There has been a fair bit of development on the Stiletto RP before the addition of a Dev Log, so this first post will be the catch-up and cover what’s been done so far in general terms. I won’t be going TOO in-depth with things for the sake of brevity. Please note that I am not the only one working on this project, and this Dev Log is currently only from my perspective on the work. This may be subject to change, depending on if any of the other devs wish to add to the log, but I’m not going to force them to.
The very first part of this that I worked on was, of course, the outer hull. This is probably the only component model that’s still around 90% the World of Warships model with a new paint job in Substance.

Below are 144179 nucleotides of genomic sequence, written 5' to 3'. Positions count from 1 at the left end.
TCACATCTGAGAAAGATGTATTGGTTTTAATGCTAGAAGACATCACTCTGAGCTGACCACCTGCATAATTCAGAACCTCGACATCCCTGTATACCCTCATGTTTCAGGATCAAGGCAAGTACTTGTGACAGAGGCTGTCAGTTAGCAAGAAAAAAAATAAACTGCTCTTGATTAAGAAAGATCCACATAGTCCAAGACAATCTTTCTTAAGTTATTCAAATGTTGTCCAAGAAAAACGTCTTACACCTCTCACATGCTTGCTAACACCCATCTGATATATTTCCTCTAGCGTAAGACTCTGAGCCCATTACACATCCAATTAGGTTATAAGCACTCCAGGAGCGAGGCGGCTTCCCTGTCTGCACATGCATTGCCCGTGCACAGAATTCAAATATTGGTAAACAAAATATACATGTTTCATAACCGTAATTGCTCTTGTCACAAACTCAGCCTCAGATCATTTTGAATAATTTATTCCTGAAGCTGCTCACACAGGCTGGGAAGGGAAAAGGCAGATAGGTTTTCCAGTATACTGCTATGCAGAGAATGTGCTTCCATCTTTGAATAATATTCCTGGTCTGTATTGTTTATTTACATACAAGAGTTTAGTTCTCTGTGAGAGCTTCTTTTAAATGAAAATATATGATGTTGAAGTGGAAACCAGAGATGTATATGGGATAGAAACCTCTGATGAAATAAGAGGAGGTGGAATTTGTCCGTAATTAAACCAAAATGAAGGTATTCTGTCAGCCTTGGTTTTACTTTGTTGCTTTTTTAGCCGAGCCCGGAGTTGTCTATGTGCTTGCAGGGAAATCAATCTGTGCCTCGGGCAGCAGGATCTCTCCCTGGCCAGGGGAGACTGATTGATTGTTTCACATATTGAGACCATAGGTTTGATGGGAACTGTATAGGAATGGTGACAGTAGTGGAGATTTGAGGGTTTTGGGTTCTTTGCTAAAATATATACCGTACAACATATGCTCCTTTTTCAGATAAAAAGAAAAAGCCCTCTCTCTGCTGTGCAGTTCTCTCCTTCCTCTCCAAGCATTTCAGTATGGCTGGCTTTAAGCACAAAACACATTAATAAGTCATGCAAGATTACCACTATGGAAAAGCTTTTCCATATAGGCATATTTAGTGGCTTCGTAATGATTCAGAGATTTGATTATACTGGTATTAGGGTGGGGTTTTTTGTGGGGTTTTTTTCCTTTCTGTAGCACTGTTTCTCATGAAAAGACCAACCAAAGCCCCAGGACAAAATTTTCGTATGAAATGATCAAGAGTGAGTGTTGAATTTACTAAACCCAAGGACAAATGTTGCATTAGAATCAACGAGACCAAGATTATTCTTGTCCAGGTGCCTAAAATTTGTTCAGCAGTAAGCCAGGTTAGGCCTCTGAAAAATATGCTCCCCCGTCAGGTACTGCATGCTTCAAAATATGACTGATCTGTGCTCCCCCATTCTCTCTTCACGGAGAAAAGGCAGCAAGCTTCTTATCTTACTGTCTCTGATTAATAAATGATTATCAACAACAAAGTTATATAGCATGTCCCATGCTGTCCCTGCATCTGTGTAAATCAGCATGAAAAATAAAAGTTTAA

The main chunk of time during this phase was parting out all the different components of the Scharnhorst model to see what we wanted to keep, what needed remodeling, and what needed to be scrapped entirely. It was here that I learned how jank the World of Warships model truly was, and ended up putting most of the stuff into that second bucket.
The Main Turrets
One of the first actual models I whipped up for the project was the main turret for the ship. There are three in total, but luckily we can just make a prefab and place it three times for all guns.
The first iteration had a decent-enough model, but in order to make the gun skirts work, I had to dip myself into the hellish world of Weight Painting, something that, at the time, I had little experience with. Because of this, the gun skirts kinda turned into horrendous spaghetti when attempting to pitch the cannons up, and only had about 10° of pitch before the barrels started to clip through.